How Trumps incapacity is explained

Woodward tapes 'reveal strong leadership' on Covid

President on tape: ‘I wanted to always play it down’
Republican chair: ‘History will look back on him well’

“The president was calm and steady in a time of unrest and uncertainty”

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US PRESS GROUP

The revelation that Donald Trump deliberately downplayed the coronavirus pandemic forced key aides on to desperate defence on Sunday, barely 50 days from the presidential election.

Ronna McDaniel, chair of the Republican National Committee, and Jason Miller, a campaign senior adviser, tried to mitigate the damage caused by Trump’s taped confessions to Watergate journalist Bob Woodward, for his book Rage, by playing up the president’s handling of a crisis that has killed more than 190,000 in America.

“The president was calm and steady in a time of unrest and uncertainty,” McDaniel insisted on NBC’s Meet the Press.

“What would it mean if the president came out and said, ‘The sky is falling and everybody should be panicked’? He presented calm and a steady hand and a plan. And that is what a president should do.”

On ABC’s This Week, Miller said Trump had always taken the coronavirus “very seriously” and claimed: “We encourage people very strongly to wear the masks.”

The majority of attendees at a Trump rally in Nevada on Saturday were neither distanced nor wearing masks. At another rally in North Carolina earlier in the week, the president mocked social distancing as a tool to prevent the spread of infection.

Trump, who granted Woodward 17 on-the-record interviews, knew the extent of the Covid-19 threat in February, recordings released this week revealed.

The president knew the virus was deadlier than “normal” flu and that it was transmitted quickly and easily in the air. Trump even told Woodward there was “dynamite behind every door”.

But instead of presenting the truth, Trump decided to deliberately mislead the public by claiming separately that concern about the coronavirus was a Democratic hoax, that he had the crisis under control and that the virus would soon go away.

“I wanted to always play it down,” he told Woodward. “I still like playing it down, because I don’t like to create a panic.

“And certainly I’m not going to drive this country or the world into a frenzy. We want to show confidence, we want to show strength as a nation, and that’s what I’ve done.”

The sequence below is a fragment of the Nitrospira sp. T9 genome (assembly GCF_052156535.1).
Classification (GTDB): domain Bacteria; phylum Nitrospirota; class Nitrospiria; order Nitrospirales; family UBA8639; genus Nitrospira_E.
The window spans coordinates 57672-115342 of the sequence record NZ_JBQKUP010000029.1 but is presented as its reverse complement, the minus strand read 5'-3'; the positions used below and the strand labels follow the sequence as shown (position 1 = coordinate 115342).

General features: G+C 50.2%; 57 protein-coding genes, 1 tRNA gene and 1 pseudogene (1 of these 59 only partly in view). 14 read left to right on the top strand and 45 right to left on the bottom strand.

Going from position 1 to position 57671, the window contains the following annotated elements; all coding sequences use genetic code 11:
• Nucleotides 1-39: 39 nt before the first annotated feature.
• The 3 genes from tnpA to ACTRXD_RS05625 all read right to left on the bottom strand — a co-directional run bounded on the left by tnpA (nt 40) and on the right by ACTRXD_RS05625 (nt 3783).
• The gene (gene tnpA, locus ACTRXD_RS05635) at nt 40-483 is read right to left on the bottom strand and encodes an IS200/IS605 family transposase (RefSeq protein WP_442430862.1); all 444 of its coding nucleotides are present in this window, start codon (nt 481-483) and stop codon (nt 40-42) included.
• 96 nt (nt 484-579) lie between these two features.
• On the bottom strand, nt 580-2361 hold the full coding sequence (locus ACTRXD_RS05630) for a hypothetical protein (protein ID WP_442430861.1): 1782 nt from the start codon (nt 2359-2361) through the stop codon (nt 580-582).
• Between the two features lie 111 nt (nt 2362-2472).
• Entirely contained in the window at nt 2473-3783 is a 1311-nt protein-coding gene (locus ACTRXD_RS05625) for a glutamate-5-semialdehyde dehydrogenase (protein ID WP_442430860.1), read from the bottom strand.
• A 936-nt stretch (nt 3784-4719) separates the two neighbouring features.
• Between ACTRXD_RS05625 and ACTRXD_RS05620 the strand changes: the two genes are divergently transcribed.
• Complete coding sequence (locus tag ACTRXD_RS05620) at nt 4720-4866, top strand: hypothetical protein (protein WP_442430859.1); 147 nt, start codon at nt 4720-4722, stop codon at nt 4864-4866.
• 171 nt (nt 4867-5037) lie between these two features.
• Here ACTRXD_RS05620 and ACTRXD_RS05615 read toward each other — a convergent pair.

The comments caused a firestorm of controversy, with Joe Biden, Trump’s challenger in the 3 November general election, calling the president’s actions “almost criminal”.

Symone Sanders, a senior adviser to the Biden campaign, told ABC: “Donald Trump had information that could have made a difference not just seven months ago but could have made a difference for us right now.

“I’m thinking about the folks who are sending their children to schools tomorrow not knowing if they’re safe, the parents who are trying to juggle working from home or setting up childcare because their children cannot go to school.

“I’m concerned about the folks going to work in grocery stores and person-to-person services who do not have the proper personal protective equipment because Donald Trump, the president of the United States, has not moved to ensure that it is so.”

McDaniel was asked if Trump’s downplaying of the threat was a political gambit, suggesting his dire warnings of anarchy and lawlessness in the wake of recent protests against racism and police brutality showed “this isn’t a president who shies away from trying to incite panic or trying to fire folks up”.

“Think what would have happened if he’d have gone out and said, ‘This is awful, we should all be afraid, we don’t have a plan’,” McDaniel said.

“It would have been a run on the banks, a run on the hospitals, a run on the grocery stores. As it was, it was already hard to get some of the things we needed in the grocery stores. So the president was calm and steady in a time of unrest and uncertainty. And I think history will look back on him well as how he handled this pandemic.”

Another Trump loyalist, trade adviser Peter Navarro, was challenged on CNN’s State of the Union over the administration’s assertions it had acted swiftly in response to the pandemic, specifically in shutting down travel from China.

“[On] 31 January [he] pulls down the flights, saves probably hundreds of thousands of American lives,” Navarro claimed, even though the “ban” was only a partial restriction that still allowed tens of thousands to travel, while travel from Europe was not shut down till later, allowing the virus in that way.

Navarro also attempted to claim Trump had been “straightforward” with the American people, even though the president’s own words on tape confirm he was purposefully withholding information.

The Trump adviser also attacked CNN, saying without apparent irony it was “not honest with the American people”, before being cut off.

“The United States has less than 5% of the world’s population,” host Jake Tapper said, “and the United States has more than 20% of the world’s coronavirus deaths. That is a fact. It does not matter how many times he insults CNN.”

Jay Inslee, the governor of Washington, which has been badly affected by deadly wildfires, linked Trump’s handling of the pandemic to the disaster unfolding in his state.

At his rally in Nevada, Trump blamed poor forest management for the blazes, and ignored scientific evidence of the role of the climate emergency.

“[He] has downplayed climate change just like he’s downplayed Covid, and for Donald Trump to say he’s a hero of climate change is like saying he’s a hero of masks against Covid,” Inslee told ABC.

“It is way too late to be debating this. This is not a debate. The time for excuses, for denial, for downplaying this, those days are over. The days of consequence are upon us.”

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